Think about it: Bill Gates is a rich man, but most likely has more debt than most any other man on the planet. Why would a billionaire take out a loan or have a credit card?

I do not know how much you have in savings or how much your school is going to cost. Let me point out that you do not truly know how much your schooling is going to cost or whether you are going to finish! Those are assumptions, not givens. I also do not know how long your schooling will take, so I’m just going to assume 2 years.

For year 1, pay Semester 1 with cash from your savings, and then pay Semester 2 (when due) with cash from your savings.

At the beginning of Semester 2, start looking for cheap student loan providers. See if it’s an option. Make a plan. Finance all or part of your second year (semesters 3 and 4) with the student loan. When everything is said and done, you will be in a better position to know what to do. If you don’t need the cash, you can pay the loan off in full from your savings. If you realize then that you like having that cushion of savings (liquid assets/cash money), then you can start paying the loan off. Usually student’s defer their loan payments until school is over. It’s what I did. Your choice, but all I have to say is it’s typical for a reason. You’d have to have a really good reason to choose to get it and immediately start paying it back. Those reasons are usually due to the APR being high — but, the point is that if you think you need to start paying it back immediately, the loan idea is probably not so hot anyway.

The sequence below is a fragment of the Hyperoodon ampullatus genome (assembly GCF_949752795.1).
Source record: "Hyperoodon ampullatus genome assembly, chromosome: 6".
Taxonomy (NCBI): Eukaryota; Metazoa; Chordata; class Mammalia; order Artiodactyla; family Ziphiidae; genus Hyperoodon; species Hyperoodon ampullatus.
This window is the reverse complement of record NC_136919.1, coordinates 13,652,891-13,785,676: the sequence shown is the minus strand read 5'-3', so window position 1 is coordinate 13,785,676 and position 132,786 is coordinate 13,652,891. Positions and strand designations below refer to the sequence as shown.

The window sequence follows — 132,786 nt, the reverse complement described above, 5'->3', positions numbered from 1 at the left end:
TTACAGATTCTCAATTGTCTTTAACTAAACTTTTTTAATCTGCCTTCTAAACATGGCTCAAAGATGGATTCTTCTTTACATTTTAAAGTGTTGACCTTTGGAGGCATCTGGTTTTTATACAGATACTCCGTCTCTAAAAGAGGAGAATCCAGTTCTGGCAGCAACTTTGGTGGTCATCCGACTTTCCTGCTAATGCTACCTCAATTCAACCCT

Having cash in savings is a form of insurance called retention. A person who has enough money to pay for something up-front gets a loan to preserve this form of insurance. (That’s the answer about Bill Gates). You can pay for health insurance or put $500,000 in the bank and let it sit there. Most people choose to pay a premium and be done with it. You can buy life insurance or you can put $20,000 in the bank to bury you and funeralize you. :)

In this case, you would get the loan to RETAIN the ability to pay for unforeseen negative financial issues should they arise. The downside of the loan (having to pay interest) is minimal; interest rates are very low, and you have the ability to pay it off in-full. The upside of having the money in the bank is immeasurable. That could save you thousands; heck, it could save your life. You just can’t quantify (or even fully qualify) what cash-on-hand is worth. That sounds funny, but think about it.

If your car breaks down and you have to get a rental for 2 weeks and pay for it yourself, do you want to have to goto a payday loan place to finance that? Heck no! If you need some more tires, do you want to put those on a 23.99% APR credit card? If you get arrested with a $5,000 bond, would you rather pay some guy $500 to get you out or just post the $5,000 bond yourself? Worse yet, do you want to sit in jail because you don’t have the $500 to get out??? I doubt you’ll be going to jail, but you never know. It’s a colorful example, and I hope all of this helps.